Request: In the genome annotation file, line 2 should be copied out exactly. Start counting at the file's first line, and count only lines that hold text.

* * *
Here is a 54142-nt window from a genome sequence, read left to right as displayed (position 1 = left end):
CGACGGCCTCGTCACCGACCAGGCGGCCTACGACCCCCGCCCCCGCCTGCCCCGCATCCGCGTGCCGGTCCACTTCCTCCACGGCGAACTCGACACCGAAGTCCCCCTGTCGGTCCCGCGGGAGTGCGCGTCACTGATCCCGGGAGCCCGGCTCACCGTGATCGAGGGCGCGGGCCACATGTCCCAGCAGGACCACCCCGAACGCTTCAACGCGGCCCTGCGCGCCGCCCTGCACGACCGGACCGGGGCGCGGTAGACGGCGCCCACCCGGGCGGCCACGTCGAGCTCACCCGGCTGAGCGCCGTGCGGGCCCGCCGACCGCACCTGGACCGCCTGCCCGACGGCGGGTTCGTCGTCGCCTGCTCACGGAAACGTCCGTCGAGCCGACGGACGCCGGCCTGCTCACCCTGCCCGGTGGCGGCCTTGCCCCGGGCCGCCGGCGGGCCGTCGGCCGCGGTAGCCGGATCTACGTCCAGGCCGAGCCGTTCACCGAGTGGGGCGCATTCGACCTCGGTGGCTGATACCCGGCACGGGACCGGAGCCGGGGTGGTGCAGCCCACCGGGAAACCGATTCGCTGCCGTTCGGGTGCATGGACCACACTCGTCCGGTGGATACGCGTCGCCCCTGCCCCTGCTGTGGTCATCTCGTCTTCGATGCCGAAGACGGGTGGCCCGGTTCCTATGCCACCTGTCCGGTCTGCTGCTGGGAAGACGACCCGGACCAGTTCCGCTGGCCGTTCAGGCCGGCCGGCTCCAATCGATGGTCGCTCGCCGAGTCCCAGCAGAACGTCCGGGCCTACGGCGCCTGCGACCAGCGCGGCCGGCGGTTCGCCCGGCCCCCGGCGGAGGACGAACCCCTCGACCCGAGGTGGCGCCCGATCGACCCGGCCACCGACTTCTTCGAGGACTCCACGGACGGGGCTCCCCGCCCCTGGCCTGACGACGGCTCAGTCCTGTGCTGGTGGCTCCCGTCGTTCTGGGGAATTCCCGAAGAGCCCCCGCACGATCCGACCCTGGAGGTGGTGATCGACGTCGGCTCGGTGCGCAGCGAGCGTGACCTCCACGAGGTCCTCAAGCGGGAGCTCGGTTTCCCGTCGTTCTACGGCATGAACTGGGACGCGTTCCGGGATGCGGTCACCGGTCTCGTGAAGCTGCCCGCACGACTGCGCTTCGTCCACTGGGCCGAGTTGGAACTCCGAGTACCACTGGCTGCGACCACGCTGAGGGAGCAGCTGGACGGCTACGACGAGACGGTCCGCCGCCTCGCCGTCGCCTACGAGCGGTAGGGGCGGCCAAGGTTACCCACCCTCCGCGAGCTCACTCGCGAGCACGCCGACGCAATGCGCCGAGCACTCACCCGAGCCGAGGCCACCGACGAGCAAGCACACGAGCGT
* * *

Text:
CGACGGCCTCGTCACCGACCAGGCGGCCTACGACCCCCGCCCCCGCCTGCCCCGCATCCGCGTGCCGGTCCACTTCCTCCACGGCGAACTCGACACCGAAGTCCCCCTGTCGGTCCCGCGGGAGTGCGCGTCACTGATCCCGGGAGCCCGGCTCACCGTGATCGAGGGCGCGGGCCACATGTCCCAGCAGGACCACCCCGAACGCTTCAACGCGGCCCTGCGCGCCGCCCTGCACGACCGGACCGGGGCGCGGTAGACGGCGCCCACCCGGGCGGCCACGTCGAGCTCACCCGGCTGAGCGCCGTGCGGGCCCGCCGACCGCACCTGGACCGCCTGCCCGACGGCGGGTTCGTCGTCGCCTGCTCACGGAAACGTCCGTCGAGCCGACGGACGCCGGCCTGCTCACCCTGCCCGGTGGCGGCCTTGCCCCGGGCCGCCGGCGGGCCGTCGGCCGCGGTAGCCGGATCTACGTCCAGGCCGAGCCGTTCACCGAGTGGGGCGCATTCGACCTCGGTGGCTGATACCCGGCACGGGACCGGAGCCGGGGTGGTGCAGCCCACCGGGAAACCGATTCGCTGCCGTTCGGGTGCATGGACCACACTCGTCCGGTGGATACGCGTCGCCCCTGCCCCTGCTGTGGTCATCTCGTCTTCGATGCCGAAGACGGGTGGCCCGGTTCCTATGCCACCTGTCCGGTCTGCTGCTGGGAAGACGACCCGGACCAGTTCCGCTGGCCGTTCAGGCCGGCCGGCTCCAATCGATGGTCGCTCGCCGAGTCCCAGCAGAACGTCCGGGCCTACGGCGCCTGCGACCAGCGCGGCCGGCGGTTCGCCCGGCCCCCGGCGGAGGACGAACCCCTCGACCCGAGGTGGCGCCCGATCGACCCGGCCACCGACTTCTTCGAGGACTCCACGGACGGGGCTCCCCGCCCCTGGCCTGACGACGGCTCAGTCCTGTGCTGGTGGCTCCCGTCGTTCTGGGGAATTCCCGAAGAGCCCCCGCACGATCCGACCCTGGAGGTGGTGATCGACGTCGGCTCGGTGCGCAGCGAGCGTGACCTCCACGAGGTCCTCAAGCGGGAGCTCGGTTTCCCGTCGTTCTACGGCATGAACTGGGACGCGTTCCGGGATGCGGTCACCGGTCTCGTGAAGCTGCCCGCACGACTGCGCTTCGTCCACTGGGCCGAGTTGGAACTCCGAGTACCACTGGCTGCGACCACGCTGAGGGAGCAGCTGGACGGCTACGACGAGACGGTCCGCCGCCTCGCCGTCGCCTACGAGCGGTAGGGGCGGCCAAGGTTACCCACCCTCCGCGAGCTCACTCGCGAGCACGCCGACGCAATGCGCCGAGCACTCACCCGAGCCGAGGCCACCGACGAGCAAGCACACGAGCGT